Catholic influence at Court


The CABAL 1667

  • After the Restoration, there were signs of a renewed concern with the threat of Catholic influence. 
  • In 1666 the Great Fire of London sparked rumours of Catholic agents at work, and the plague led Charles to allow Parliament to blame his chief adviser Clarendon, who was replaced by the CABAL.
  • Clifford, Arlington, Buckingham, Ashley and Lauderdale. Clifford and Arlington were Catholics. Others were crypto-catholics.
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The impact of James's conversion

  • 1668, James Duke of York converted to Catholicism, which became public knowledge in 1669.
  • He refused to take Anglican communion and resigned the office of Lord Admiral.
  • There was the prospect of a Catholic heir, and the Whigs would later attempt to exclude him.
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Conflicts with Parliament over Catholicism

The Declaration of Indulgence in 1672 explicitly permitted Catholics to worship in private. This produced hostile reactions in Parliament for two reasons:

  • The Catholic sympathies of Charles and his brother had become increasingly apparent.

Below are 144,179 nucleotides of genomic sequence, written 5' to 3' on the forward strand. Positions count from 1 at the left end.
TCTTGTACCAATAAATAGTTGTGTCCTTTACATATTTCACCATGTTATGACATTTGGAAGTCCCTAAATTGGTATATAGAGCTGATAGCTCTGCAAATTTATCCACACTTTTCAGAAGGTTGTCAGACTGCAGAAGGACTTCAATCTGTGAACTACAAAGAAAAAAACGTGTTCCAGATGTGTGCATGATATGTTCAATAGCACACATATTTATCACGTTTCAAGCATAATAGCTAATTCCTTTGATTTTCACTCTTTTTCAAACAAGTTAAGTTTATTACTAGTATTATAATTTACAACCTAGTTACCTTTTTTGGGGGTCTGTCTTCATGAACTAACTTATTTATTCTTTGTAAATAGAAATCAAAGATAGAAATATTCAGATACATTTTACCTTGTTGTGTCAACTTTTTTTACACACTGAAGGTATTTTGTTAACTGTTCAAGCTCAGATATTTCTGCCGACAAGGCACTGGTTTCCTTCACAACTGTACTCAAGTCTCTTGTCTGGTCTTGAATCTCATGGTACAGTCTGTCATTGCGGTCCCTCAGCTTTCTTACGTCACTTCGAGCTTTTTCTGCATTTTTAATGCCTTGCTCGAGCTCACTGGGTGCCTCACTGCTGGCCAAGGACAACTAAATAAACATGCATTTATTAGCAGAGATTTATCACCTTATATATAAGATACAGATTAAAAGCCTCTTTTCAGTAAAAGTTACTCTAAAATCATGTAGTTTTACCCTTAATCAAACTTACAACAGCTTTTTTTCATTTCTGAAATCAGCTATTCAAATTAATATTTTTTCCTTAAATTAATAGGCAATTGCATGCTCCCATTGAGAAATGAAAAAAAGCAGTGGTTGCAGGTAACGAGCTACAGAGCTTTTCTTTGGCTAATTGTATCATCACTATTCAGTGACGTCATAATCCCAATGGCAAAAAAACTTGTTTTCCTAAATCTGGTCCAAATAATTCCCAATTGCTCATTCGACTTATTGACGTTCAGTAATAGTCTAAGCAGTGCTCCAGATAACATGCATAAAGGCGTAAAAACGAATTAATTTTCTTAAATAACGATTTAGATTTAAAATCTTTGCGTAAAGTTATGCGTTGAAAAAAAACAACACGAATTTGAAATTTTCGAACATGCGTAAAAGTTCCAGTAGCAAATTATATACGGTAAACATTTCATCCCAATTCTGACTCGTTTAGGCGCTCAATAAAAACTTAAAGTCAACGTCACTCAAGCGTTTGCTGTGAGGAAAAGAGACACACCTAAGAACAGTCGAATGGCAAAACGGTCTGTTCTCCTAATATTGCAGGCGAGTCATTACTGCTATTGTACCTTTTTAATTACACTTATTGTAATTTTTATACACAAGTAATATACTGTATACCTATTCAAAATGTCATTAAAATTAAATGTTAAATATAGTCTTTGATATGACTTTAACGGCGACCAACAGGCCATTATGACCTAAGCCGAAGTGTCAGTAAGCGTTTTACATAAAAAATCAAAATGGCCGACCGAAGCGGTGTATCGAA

• Apart from the religious issue, Parliament was just as concerned with Charles's apparent willingness to dispense with the law. This action echoed that of continental Catholic monarchs.

After 1672, fear of both Catholicism and absolutism increased markedly, as Charles was seen to be attempting to emulate Louis XIV in what was now an unapologetic way. 

James's daughter Mary was married to a Protestant, William of Orange, from 1677, and James married the Catholic Mary of Modena. Charles had no legitimate children, so it was likely that James would succeed his brother.

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Charles II and continental Catholicism

In 1667, Louis XIV invaded the Spanish Netherlands and attacked the Dutch. This fed an awareness in England that Catholic France was the biggest threat the country faced.

Outwardly English diplomat negotiated a Triple Alliance with Protestant Sweden and the United Provinces, but at the same time, Charles was making early arrangements for the Treaty of Dover through his sister Henrietta, who was married to the French King's brother. Charles favoured this pro-French policy for a number of reasons.

  • His mother was French and he had spent time at the French court during his exile.
  • His sister Henrietta, who married into the French royal family, was his favourite sibling.
  • He looked to France as an example to follow in the fields of art, culture and philosophy.
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Relations with Louis XIV

  • They were cousins.
  • Treaty of Dover in 1670, 1675, 1677.
  • Louis gave Charles a secret pension that allowed him to rule without Parliament 1681-85.
  • Charles converted to Catholicism on his deathbed. 
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